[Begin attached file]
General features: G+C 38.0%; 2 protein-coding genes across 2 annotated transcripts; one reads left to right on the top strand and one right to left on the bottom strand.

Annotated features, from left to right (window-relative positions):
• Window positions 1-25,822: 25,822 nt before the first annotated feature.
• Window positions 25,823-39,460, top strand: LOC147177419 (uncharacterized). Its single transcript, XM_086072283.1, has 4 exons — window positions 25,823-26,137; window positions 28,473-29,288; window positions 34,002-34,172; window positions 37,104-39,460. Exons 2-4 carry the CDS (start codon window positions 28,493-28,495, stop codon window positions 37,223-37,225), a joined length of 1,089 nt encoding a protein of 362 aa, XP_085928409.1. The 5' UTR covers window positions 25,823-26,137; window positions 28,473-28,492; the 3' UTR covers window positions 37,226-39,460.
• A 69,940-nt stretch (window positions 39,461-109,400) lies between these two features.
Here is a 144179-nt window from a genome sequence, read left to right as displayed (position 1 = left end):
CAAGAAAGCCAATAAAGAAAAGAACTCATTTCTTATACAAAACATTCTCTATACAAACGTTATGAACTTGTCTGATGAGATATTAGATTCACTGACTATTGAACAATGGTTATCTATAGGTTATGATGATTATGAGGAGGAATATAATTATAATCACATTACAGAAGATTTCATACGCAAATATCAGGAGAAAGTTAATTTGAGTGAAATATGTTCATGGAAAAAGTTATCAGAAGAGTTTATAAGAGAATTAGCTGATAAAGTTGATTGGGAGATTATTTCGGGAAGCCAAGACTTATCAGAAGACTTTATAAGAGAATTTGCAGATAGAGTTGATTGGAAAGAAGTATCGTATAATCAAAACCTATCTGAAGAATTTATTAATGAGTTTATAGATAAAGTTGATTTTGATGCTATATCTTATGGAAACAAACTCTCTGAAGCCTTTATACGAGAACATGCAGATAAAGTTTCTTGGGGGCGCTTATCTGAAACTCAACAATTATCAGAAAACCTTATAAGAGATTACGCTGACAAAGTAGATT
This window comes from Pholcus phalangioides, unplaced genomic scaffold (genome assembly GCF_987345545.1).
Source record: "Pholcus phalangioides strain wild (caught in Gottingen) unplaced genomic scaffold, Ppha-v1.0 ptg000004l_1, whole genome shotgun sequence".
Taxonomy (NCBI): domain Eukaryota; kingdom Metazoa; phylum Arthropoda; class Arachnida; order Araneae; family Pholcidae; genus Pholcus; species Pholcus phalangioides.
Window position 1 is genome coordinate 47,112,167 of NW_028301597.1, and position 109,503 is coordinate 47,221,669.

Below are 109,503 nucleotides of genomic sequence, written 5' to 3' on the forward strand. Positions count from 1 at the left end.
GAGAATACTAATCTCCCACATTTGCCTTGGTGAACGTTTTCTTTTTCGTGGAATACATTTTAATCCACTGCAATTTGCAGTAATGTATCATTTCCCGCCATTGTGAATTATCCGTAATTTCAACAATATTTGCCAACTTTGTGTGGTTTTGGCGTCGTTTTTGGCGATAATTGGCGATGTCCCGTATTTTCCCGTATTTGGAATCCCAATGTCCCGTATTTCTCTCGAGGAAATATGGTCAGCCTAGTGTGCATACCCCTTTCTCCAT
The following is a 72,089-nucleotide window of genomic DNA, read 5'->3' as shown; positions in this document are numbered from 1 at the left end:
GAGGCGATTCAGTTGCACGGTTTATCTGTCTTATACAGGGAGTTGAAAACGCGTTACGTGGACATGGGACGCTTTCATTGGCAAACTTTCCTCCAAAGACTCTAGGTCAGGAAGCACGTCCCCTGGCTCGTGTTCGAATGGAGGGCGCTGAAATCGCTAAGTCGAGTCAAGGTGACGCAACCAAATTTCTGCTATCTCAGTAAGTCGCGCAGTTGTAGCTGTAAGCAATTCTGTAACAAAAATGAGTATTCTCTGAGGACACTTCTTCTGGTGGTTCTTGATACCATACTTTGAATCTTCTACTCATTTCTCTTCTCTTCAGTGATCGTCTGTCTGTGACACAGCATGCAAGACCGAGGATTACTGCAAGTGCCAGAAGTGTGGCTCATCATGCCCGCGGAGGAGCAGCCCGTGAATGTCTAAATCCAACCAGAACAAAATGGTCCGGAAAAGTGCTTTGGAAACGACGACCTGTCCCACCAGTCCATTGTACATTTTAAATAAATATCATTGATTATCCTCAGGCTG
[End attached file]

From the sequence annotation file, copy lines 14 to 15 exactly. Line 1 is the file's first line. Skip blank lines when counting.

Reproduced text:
The following is a 72,089-nucleotide window of genomic DNA, read 5'->3' as shown; positions in this document are numbered from 1 at the left end:
GAGGCGATTCAGTTGCACGGTTTATCTGTCTTATACAGGGAGTTGAAAACGCGTTACGTGGACATGGGACGCTTTCATTGGCAAACTTTCCTCCAAAGACTCTAGGTCAGGAAGCACGTCCCCTGGCTCGTGTTCGAATGGAGGGCGCTGAAATCGCTAAGTCGAGTCAAGGTGACGCAACCAAATTTCTGCTATCTCAGTAAGTCGCGCAGTTGTAGCTGTAAGCAATTCTGTAACAAAAATGAGTATTCTCTGAGGACACTTCTTCTGGTGGTTCTTGATACCATACTTTGAATCTTCTACTCATTTCTCTTCTCTTCAGTGATCGTCTGTCTGTGACACAGCATGCAAGACCGAGGATTACTGCAAGTGCCAGAAGTGTGGCTCATCATGCCCGCGGAGGAGCAGCCCGTGAATGTCTAAATCCAACCAGAACAAAATGGTCCGGAAAAGTGCTTTGGAAACGACGACCTGTCCCACCAGTCCATTGTACATTTTAAATAAATATCATTGATTATCCTCAGGCTG